“Protecting the sexual and reproductive rights of women and girls in crisis settings is essential and a matter of human rights, but it is also complicated and unsustainable without a change in the way humanitarian assistance is provided and funded,” states the report.
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Two critical ways for the global community to begin making progress include, as the report notes, increasing the international community’s focus on the availability and accessibility of safe abortion and post-abortion care, and cultivating a culture of preparedness and prevention when it comes to providing a full range of such services in communities prior to any crisis.
Access to Safe Abortion as a Human Right
An oft-cited 1999 UNFPA report estimates that 25 to 50 percent of maternal deaths in refugee settings are due to complications of unsafe abortions. (Little research has been done in the past two decades to learn more about this crisis.) This is a startling statistic, yet abortion remains politicized and difficult for non-governmental organizations and leaders to talk about in the international arena, let alone fund.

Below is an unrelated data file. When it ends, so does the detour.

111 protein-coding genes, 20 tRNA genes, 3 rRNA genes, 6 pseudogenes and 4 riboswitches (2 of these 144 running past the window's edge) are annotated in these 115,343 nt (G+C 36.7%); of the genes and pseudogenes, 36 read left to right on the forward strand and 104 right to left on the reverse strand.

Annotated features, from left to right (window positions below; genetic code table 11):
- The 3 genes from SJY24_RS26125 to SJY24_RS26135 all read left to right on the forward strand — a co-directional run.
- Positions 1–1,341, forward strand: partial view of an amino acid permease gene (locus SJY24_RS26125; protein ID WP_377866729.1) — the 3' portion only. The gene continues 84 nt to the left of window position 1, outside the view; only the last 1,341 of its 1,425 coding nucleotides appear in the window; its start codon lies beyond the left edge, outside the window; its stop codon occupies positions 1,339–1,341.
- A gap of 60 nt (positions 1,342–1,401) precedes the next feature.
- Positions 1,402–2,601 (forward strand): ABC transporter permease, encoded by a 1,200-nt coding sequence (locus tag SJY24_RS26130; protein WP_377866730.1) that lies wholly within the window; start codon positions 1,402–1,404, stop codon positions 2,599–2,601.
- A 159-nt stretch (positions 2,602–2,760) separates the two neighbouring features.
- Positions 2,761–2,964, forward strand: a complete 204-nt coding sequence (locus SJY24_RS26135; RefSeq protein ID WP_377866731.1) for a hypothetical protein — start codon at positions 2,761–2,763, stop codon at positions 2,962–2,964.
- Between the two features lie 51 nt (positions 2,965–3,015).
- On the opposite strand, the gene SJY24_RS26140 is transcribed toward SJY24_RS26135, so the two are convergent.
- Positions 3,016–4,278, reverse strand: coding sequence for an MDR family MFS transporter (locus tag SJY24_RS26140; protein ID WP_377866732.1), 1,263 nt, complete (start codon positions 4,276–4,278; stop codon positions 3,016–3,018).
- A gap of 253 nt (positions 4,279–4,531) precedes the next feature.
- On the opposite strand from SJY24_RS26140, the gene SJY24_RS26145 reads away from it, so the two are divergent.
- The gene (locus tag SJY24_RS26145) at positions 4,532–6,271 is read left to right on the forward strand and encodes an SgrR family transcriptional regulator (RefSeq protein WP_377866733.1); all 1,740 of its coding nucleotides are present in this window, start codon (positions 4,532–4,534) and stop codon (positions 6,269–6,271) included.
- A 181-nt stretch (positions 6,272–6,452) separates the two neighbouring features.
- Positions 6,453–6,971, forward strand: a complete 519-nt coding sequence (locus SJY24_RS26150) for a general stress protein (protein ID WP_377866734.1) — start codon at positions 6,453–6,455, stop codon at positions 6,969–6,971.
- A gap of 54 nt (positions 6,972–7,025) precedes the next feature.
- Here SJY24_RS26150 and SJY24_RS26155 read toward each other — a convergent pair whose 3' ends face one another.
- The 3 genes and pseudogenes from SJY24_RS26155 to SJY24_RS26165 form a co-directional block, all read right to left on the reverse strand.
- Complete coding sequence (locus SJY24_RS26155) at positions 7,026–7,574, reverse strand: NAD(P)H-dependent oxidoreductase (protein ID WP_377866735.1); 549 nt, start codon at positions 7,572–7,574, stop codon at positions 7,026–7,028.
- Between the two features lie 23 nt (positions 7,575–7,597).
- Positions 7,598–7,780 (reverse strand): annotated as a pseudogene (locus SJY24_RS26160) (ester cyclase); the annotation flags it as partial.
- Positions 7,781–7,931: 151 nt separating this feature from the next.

Few displaced women are in a position to demand access to abortion or organize to advocate for these services. Societal forces are a large part of this disenfranchisement, including pressure from family and the broader community to bring a pregnancy to term to replace lost family or to hide a pregnancy that is a result of rape, which can increase the stigma they are facing. In addition, clinics in most crisis settings are not outfitted with the necessary medical equipment to provide safe abortion care or even to address complications of abortion.Also, many organizations receiving international funding to provide relief to refugees are religiously affiliated and do not offer reproductive health care, including abortion, according to a report about safe abortion for refugees.
As a result, research specifically addressing the state of abortion and post-abortion care in conflict zones often is neglected, creating a gap in information around this specific program area.